View of the Bosphorus by Theophilos Papadopoulos
Take a Ferry Boat
Since the Bosphorus is that transforming, there is a little more that can be done to make the best out of it. And by that we mean taking a ferry for 30 minutes or 1 hour, passing by Istanbul’s historical attractions, bridges and mansions. This short ride will not only give you interesting insights, it will leave you refreshed and relaxed inside out. You can take the ferry from Eminönü or Karaköy and it doesn’t cost much.
Bosphorus Ferry Boat by Pi Istvan Toth
Have Ice cream or baked potatoes at Ortaköy
Ortaköy is a cosmopolitan avenue overlooking the sea and the Bosphorus bridge; known for its numerous restaurants and coffee shops. You can go there by cab or public transportation at any given night, buy Ice cream or/and baked stuffed potato (Kumpir) while enjoying the sea view.
Ice cream making show in Istanbul by meshal alawadhi
Must Buys & Tries
And a trip to Istanbul is never complete without buying and trying some of Turkey’s exceptional products. So here is a list of our top buys and tries out there;
Turkish Delights by Farouq Taj
– Turkish delights and chocolates: because these little saccharine pieces will fill your tummy with joy; not to mention how they make an ideal gift to bring home for friends and family without over spending. They are to be found everywhere in Istanbul, however a famous chain that sells all sorts of Turkish delights, candies, coffee and tea is called KOSKA located in Istiklal Street.
– Magnets and key chains: the variety offered at local souvenir shops is remarkable. Most of which are hand carved in Turkish authentic designs, having one or two is always a great reminder of the city. You can find them in all the touristic areas and famous avenues.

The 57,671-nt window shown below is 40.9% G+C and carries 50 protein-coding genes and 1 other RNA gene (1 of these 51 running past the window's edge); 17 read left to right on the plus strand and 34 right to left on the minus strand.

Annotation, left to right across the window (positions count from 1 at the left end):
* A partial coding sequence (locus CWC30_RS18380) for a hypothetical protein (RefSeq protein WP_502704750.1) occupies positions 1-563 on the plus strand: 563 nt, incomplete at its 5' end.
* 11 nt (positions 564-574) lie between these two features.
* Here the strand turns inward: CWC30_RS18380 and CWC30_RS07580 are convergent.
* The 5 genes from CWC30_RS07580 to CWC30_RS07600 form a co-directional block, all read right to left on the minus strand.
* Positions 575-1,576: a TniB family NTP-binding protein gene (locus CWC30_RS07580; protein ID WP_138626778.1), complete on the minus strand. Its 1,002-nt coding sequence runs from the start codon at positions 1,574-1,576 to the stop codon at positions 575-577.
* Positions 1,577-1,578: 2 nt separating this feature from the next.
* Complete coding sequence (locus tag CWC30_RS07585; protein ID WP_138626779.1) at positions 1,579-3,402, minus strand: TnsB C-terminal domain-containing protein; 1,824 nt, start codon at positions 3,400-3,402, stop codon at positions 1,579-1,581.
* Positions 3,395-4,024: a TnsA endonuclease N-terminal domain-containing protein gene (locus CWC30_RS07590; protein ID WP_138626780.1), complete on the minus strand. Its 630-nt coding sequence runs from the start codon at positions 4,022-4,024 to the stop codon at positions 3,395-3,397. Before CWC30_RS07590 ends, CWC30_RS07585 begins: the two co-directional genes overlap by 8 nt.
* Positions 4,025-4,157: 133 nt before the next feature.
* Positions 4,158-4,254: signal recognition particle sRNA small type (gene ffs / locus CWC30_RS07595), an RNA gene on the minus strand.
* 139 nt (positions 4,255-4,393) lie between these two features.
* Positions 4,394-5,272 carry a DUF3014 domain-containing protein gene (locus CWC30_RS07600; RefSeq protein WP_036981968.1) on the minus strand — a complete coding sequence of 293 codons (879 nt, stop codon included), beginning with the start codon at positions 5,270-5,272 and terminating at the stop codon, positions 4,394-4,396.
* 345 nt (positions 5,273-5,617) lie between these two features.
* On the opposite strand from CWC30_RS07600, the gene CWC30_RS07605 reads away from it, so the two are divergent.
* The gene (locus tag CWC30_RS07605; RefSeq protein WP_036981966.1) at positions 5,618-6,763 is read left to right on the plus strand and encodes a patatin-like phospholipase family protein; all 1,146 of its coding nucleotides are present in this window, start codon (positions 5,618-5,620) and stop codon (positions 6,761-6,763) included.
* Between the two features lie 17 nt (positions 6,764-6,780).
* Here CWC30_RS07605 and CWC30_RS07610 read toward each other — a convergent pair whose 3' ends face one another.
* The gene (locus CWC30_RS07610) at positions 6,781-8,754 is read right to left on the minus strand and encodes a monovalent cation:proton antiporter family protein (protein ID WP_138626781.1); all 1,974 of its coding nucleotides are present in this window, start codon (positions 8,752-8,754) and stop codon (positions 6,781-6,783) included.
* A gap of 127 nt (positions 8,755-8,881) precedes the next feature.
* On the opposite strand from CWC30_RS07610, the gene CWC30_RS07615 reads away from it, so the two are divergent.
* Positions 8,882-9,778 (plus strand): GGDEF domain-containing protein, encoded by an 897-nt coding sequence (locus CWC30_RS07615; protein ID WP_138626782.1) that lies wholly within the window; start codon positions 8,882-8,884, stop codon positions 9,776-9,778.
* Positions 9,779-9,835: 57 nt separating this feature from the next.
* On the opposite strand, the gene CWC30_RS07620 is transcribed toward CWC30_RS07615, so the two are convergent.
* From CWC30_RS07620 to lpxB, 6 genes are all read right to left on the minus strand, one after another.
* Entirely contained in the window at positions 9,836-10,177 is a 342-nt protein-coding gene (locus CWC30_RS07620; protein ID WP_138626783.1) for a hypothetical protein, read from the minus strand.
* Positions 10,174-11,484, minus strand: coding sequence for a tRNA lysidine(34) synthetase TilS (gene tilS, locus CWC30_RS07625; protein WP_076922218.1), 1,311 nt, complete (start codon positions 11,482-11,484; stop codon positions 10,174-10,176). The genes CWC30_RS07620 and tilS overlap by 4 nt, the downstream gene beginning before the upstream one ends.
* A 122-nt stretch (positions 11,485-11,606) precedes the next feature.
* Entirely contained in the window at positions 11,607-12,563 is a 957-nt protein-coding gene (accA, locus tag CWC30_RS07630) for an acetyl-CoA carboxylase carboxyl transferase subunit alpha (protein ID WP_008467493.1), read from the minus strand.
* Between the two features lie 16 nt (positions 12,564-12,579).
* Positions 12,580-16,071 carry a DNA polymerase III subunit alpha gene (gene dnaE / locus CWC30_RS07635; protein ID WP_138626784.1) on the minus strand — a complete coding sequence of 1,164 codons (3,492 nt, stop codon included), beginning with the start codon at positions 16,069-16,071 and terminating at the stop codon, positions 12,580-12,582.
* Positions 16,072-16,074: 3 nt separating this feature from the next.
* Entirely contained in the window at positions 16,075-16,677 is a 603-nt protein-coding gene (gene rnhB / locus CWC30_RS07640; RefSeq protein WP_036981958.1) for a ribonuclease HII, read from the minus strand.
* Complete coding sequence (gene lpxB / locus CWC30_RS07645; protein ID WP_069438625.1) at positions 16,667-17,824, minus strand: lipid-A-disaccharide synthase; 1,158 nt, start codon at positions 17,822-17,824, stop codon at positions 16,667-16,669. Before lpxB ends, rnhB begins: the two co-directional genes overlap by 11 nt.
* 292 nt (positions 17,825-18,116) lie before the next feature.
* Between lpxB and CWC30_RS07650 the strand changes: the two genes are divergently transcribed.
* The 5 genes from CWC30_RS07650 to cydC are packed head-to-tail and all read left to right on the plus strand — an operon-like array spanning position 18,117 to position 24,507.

– Buy something pretty for your wardrobe: if you feel the need to splurge a bit, you should definitely stop by any of Istanbul’s shopping malls -look for the word Indirim meaning SALE. This city is a fashion enthusiasts heaven. Drop by Cevahir Mall -pronounced Jewahir- or Metro City Mall if you want to check out international brands. Yet if you’re the A List designer type then Istinye Park Mall is the place for you, or Nişantaşı Avenue.
– Fresh apple tea, Turkish coffee, dried fruits and all sorts of spices from the Spice Bazaar -known as The Egyptian Bazaar.
Kunefe & Baklava by Alan Sheffield
– Künefe & Baklava with some tea at Hafiz Moustafa, right by Taksim Square; the best in town so far and it’s open 24/7. Künefe in turkey is unlike the “Konafa” we are used to in the Arab world; that in form, taste and even way of serving. During my last visit, my best friend woke me up at 2 A.M just to go have some…I am not even kidding, that Good!
-All sorts of street food: Boiled salted corn cobs, roasted chestnuts, pomegranate juice, wet burgers, baked stuff and stuffed mussels. You can find all these walking down Istiklal Street.
– Turkish food is a must try: an absolute must try, devour and bring back home if you can are these local and famous dishes; İskender Kebap, Döner, Meze, Köfte and Dolma. Some of which might look similar to our Egyptian recipes, but taste nothing like it. The taste is quite delectable and rich; making dinning an experience in itself. On the top of local restaurants, is a place called “Konak” located in Istiklal Street, where you can try all sorts of Turkish dishes.
And you cannot leave Istanbul without trying “Tavuk göğsü”; which weirdly enough is a pudding made of milk, sugar, heavy cream, “chicken” and a sprinkle of cinnamon. This mouth melting dessert taste nothing like chicken really, if the description got you worried, be a little adventurous and make sure you try this signature Turkish dessert people swear by.
Have a memorable trip and don’t forget to take loads of pictures along the way!
Do you have any recommendations? Please mention them in the comments below…